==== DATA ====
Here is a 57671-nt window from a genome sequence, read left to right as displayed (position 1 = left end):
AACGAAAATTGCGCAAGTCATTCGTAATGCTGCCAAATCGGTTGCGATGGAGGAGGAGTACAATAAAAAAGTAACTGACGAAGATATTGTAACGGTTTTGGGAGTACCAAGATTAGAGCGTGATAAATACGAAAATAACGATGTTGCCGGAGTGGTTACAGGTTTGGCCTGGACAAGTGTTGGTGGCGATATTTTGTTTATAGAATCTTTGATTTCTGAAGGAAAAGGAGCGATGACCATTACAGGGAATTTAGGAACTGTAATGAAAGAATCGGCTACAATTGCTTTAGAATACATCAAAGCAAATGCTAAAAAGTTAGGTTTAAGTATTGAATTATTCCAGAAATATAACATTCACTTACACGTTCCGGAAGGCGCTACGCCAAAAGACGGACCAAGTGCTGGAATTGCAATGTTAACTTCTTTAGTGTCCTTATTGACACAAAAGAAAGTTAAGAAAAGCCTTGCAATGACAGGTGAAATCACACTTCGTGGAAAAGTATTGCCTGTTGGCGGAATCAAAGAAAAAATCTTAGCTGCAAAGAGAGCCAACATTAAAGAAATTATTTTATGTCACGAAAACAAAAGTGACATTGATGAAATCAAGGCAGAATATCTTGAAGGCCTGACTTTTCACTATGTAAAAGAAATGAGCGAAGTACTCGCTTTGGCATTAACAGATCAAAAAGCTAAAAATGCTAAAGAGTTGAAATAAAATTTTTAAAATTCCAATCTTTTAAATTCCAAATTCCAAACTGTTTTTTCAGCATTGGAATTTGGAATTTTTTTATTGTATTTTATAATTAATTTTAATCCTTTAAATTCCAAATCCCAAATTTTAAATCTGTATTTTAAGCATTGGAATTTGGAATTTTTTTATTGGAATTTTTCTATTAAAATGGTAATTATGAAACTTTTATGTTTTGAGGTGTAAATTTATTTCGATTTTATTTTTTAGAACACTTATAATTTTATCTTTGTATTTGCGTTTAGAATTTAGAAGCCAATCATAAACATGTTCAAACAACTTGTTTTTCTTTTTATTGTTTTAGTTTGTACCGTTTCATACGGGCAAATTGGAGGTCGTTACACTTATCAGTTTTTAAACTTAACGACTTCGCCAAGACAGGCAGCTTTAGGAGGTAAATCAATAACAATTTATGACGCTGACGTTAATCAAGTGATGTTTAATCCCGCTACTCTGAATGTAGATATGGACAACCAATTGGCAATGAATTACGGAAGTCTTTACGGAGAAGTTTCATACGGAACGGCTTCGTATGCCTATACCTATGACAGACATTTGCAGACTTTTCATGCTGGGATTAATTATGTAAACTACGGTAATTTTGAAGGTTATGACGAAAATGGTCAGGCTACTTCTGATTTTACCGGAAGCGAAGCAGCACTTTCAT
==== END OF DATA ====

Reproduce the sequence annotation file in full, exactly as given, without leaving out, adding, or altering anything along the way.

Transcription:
Here is a 57671-nt window from a genome sequence, read left to right as displayed (position 1 = left end):
AACGAAAATTGCGCAAGTCATTCGTAATGCTGCCAAATCGGTTGCGATGGAGGAGGAGTACAATAAAAAAGTAACTGACGAAGATATTGTAACGGTTTTGGGAGTACCAAGATTAGAGCGTGATAAATACGAAAATAACGATGTTGCCGGAGTGGTTACAGGTTTGGCCTGGACAAGTGTTGGTGGCGATATTTTGTTTATAGAATCTTTGATTTCTGAAGGAAAAGGAGCGATGACCATTACAGGGAATTTAGGAACTGTAATGAAAGAATCGGCTACAATTGCTTTAGAATACATCAAAGCAAATGCTAAAAAGTTAGGTTTAAGTATTGAATTATTCCAGAAATATAACATTCACTTACACGTTCCGGAAGGCGCTACGCCAAAAGACGGACCAAGTGCTGGAATTGCAATGTTAACTTCTTTAGTGTCCTTATTGACACAAAAGAAAGTTAAGAAAAGCCTTGCAATGACAGGTGAAATCACACTTCGTGGAAAAGTATTGCCTGTTGGCGGAATCAAAGAAAAAATCTTAGCTGCAAAGAGAGCCAACATTAAAGAAATTATTTTATGTCACGAAAACAAAAGTGACATTGATGAAATCAAGGCAGAATATCTTGAAGGCCTGACTTTTCACTATGTAAAAGAAATGAGCGAAGTACTCGCTTTGGCATTAACAGATCAAAAAGCTAAAAATGCTAAAGAGTTGAAATAAAATTTTTAAAATTCCAATCTTTTAAATTCCAAATTCCAAACTGTTTTTTCAGCATTGGAATTTGGAATTTTTTTATTGTATTTTATAATTAATTTTAATCCTTTAAATTCCAAATCCCAAATTTTAAATCTGTATTTTAAGCATTGGAATTTGGAATTTTTTTATTGGAATTTTTCTATTAAAATGGTAATTATGAAACTTTTATGTTTTGAGGTGTAAATTTATTTCGATTTTATTTTTTAGAACACTTATAATTTTATCTTTGTATTTGCGTTTAGAATTTAGAAGCCAATCATAAACATGTTCAAACAACTTGTTTTTCTTTTTATTGTTTTAGTTTGTACCGTTTCATACGGGCAAATTGGAGGTCGTTACACTTATCAGTTTTTAAACTTAACGACTTCGCCAAGACAGGCAGCTTTAGGAGGTAAATCAATAACAATTTATGACGCTGACGTTAATCAAGTGATGTTTAATCCCGCTACTCTGAATGTAGATATGGACAACCAATTGGCAATGAATTACGGAAGTCTTTACGGAGAAGTTTCATACGGAACGGCTTCGTATGCCTATACCTATGACAGACATTTGCAGACTTTTCATGCTGGGATTAATTATGTAAACTACGGTAATTTTGAAGGTTATGACGAAAATGGTCAGGCTACTTCTGATTTTACCGGAAGCGAAGCAGCACTTTCAT